A 50-piece orchestra was on hand for the ceremony to play Aaron Copeland’s “A Lincoln Portrait.” The ceremony celebrated the statue that depicts Lincoln imagined during his 1841 visit to Louisville, when he saw slavery in action.
Sculptor Ed Hamilton says this project taught him a lot about the 16th President of the United States.
“I saw the compassion that I didn’t know about Lincoln in the beginning,” Hamilton said. “This man came from nothing and had a consciousness and yet able to come through the grind of slavery and civil war.”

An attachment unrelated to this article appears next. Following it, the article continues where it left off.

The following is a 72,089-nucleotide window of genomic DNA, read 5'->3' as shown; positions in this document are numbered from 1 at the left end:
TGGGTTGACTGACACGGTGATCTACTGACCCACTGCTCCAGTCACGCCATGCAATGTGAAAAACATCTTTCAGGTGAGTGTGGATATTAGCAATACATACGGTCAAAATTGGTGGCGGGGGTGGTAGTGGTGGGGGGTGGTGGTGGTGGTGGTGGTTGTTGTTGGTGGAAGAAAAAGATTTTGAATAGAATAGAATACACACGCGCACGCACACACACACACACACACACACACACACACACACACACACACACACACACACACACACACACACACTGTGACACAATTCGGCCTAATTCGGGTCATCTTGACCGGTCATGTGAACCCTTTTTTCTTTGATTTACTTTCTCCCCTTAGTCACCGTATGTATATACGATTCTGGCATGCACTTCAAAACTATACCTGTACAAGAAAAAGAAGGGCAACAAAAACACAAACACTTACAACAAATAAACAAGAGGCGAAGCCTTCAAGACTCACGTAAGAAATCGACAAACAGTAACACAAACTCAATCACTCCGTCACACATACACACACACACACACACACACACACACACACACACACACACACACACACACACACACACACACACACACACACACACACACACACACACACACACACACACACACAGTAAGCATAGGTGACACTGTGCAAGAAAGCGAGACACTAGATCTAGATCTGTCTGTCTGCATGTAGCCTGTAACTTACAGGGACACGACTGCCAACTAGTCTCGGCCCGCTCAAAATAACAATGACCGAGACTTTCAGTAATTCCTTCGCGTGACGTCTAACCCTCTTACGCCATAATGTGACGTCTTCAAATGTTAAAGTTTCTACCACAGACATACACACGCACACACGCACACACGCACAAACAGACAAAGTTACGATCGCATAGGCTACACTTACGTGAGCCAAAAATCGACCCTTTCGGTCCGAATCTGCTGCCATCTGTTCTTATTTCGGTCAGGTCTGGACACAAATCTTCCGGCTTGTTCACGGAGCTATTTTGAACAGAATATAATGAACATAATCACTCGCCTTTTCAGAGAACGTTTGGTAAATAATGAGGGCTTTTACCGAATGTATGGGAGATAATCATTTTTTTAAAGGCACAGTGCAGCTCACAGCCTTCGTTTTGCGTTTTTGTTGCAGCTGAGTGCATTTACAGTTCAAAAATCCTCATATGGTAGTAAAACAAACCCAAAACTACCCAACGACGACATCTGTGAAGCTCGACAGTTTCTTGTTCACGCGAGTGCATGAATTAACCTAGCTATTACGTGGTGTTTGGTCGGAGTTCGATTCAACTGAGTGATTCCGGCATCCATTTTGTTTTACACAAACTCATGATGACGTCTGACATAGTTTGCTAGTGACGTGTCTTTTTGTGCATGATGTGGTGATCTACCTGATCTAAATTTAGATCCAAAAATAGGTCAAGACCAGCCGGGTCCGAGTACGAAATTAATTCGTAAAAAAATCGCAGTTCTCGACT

Artist Juliet Ehrlich worked with Hamilton to create walls with raised sculptures, called bas relief, that depict Lincoln and slavery.
“He had some loose sketches of where he wanted to go and we were phenomenal collaborators,” Ehrich said. “He gave me a huge measure of freedom once he saw my design strengths.”
Lindy Casebier of Kentucky’s Cabinet of Tourism, Arts and Heritage was there. He says the work is a powerful rendering of our history.
“Ed Hamilton’s work and this statue, it sends a message across Kentucky, what we’re working for in the cabinet and with the Arts Council that public art does matter and this is a legacy that will live forever,” Casebier said.
The ceremony was part of this year’s bicentennial celebrations of Lincoln’s birth near Hodgenville, Ky.